Don’t panic. I’m not retiring from photography. But I am happily and proudly retiring from my very brief exploration into the bread baking industry.
If you’ve been following along on Instagram for the past year, you know that I became obsessed with baking bread after working my way through Bonnie Ohara’s book Bread Baking for Beginners. Honestly though, if you’ve turned out a gorgeous loaf of homemade bread, you know how satisfying it can be. The only thing better is sharing that bread with those you love.
Baking bread takes a ton of time. Like, all day to get just two loaves. When the pandemic started and we were ordered to shelter in place, I quickly realized I was going to have a lot of time on my hands, so I got to [stress] baking.
When the reality of what COVID-19 was going to do to my photography business set in, I decided to test my local carb-loving market and offer to bake and sell bread for my friends, and surprisingly a lot of my clients as well!
Over the course of the last weeks, I’ve baked and sold over 23 loaves of bread for $20 each. The response was mind-blowing and it honestly had me considering turning bread baking into my side hustle.
There is no telling when the photography industry will rebound and the money I was seeing from bread sales would certainly help cushion my family finances during this tumultuous time. But, as I watch the news day after day, I knew my heart wasn’t in it for the money.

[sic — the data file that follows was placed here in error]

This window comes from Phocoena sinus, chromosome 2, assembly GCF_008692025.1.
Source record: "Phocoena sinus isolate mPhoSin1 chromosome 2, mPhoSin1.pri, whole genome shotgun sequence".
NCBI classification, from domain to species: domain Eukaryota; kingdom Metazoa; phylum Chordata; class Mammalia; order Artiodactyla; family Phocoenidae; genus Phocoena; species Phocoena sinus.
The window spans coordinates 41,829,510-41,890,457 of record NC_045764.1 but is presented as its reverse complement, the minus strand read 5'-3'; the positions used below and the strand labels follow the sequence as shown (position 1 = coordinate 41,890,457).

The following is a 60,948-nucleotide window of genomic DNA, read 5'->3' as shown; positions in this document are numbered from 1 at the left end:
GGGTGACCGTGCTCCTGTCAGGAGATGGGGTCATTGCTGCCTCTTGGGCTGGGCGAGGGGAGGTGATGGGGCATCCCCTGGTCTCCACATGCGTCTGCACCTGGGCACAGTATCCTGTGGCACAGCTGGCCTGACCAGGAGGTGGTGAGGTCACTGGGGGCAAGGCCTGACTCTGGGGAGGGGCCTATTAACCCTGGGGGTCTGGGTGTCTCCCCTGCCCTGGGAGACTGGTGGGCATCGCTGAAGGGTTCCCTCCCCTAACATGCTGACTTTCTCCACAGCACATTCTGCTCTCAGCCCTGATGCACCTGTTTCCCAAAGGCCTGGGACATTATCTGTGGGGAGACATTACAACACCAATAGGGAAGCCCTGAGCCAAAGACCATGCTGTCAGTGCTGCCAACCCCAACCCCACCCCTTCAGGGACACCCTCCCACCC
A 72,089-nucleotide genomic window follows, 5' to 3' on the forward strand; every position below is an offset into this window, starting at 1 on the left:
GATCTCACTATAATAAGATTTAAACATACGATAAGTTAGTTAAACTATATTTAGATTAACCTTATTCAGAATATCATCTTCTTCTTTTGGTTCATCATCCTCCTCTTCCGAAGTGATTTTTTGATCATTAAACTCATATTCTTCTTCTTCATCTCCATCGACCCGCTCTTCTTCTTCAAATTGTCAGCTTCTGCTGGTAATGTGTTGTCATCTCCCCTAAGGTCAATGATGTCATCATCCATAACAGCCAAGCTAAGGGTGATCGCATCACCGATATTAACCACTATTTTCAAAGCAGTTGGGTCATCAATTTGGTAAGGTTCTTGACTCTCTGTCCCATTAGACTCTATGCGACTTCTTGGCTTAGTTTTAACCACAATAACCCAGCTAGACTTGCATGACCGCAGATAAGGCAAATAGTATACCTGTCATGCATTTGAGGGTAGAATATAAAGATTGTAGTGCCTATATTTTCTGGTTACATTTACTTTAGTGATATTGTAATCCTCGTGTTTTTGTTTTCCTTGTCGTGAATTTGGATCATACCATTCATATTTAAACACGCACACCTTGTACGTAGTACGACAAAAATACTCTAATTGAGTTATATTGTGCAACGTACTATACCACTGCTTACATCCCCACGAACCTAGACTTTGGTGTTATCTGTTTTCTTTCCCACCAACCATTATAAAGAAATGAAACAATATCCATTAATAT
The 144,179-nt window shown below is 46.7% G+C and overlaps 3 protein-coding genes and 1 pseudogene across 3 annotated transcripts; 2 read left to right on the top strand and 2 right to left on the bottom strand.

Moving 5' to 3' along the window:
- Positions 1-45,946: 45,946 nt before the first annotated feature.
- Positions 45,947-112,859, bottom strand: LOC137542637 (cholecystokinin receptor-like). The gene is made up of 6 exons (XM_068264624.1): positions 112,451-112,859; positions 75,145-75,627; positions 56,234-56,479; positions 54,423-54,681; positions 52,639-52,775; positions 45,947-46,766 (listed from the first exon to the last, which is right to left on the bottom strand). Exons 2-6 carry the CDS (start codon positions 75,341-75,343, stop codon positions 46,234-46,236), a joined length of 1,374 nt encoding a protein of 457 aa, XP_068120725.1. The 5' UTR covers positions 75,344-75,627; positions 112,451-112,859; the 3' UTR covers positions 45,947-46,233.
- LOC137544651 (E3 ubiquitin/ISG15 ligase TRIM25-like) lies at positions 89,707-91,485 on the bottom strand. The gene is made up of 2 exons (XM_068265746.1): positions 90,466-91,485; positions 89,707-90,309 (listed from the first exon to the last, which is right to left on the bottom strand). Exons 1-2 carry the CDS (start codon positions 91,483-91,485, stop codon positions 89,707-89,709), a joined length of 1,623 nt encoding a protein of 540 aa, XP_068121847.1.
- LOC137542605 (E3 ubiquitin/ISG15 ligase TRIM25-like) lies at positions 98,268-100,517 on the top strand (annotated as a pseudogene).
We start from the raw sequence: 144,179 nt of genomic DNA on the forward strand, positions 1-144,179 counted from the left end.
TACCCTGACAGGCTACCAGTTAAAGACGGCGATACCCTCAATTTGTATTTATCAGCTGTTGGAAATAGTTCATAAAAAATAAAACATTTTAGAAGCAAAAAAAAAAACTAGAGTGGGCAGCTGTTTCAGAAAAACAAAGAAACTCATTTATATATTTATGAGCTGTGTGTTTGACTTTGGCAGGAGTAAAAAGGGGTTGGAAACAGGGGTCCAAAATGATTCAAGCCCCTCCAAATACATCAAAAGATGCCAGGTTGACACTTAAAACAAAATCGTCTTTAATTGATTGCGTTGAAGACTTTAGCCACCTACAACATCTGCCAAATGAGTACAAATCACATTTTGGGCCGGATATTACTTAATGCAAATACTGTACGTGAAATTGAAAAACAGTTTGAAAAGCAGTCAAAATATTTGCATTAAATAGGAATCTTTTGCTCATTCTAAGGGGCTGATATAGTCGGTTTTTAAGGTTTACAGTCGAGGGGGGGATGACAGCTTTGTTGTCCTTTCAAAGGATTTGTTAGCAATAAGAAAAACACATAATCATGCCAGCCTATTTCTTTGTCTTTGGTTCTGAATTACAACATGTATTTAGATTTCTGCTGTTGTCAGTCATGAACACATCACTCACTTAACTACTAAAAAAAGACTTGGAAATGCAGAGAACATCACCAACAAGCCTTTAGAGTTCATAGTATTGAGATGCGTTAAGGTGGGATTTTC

Although this pandemic has been challenging for me and my husband, I am constantly reminded that we are very fortunate to have a roof over our head (that we aren’t at risk of losing), food in our fridge (weeks worth, actually), steady income (my husband can safely work from home for an indefinite amount of time) and – most importantly – we have our health.
None of this makes me feel lucky. All of this makes me feel humble.
So with a very grateful heart, I decided that every dollar earned through selling bread this past month would be donated to The Ecology Center in San Juan Capistrano. This amazing non-profit works hard to support our community and they have stepped it up tenfold during this crisis. They can only do their good work if we are supporting them though, so I’m thrilled to contribute to this organization.
My donation covered the cost of 10 “resilience boxes”. These boxes help both local farmers and those most vulnerable in the community by donating fresh, organic, locally grown produce and pantry essentials.
If you have the ability, please consider donating to The Ecology Center (click here for details). They also have Farm Share boxes available for safe pick up – so the next time you’re in need of produce, check them out!
To those of you who contributed unknowingly to this cause – I’m sending you a BIG virtual hug. I know you were buying bread to support me, but in turn, we are all able to help many more people.
Everyone, please stay informed, stay safe and stay at home!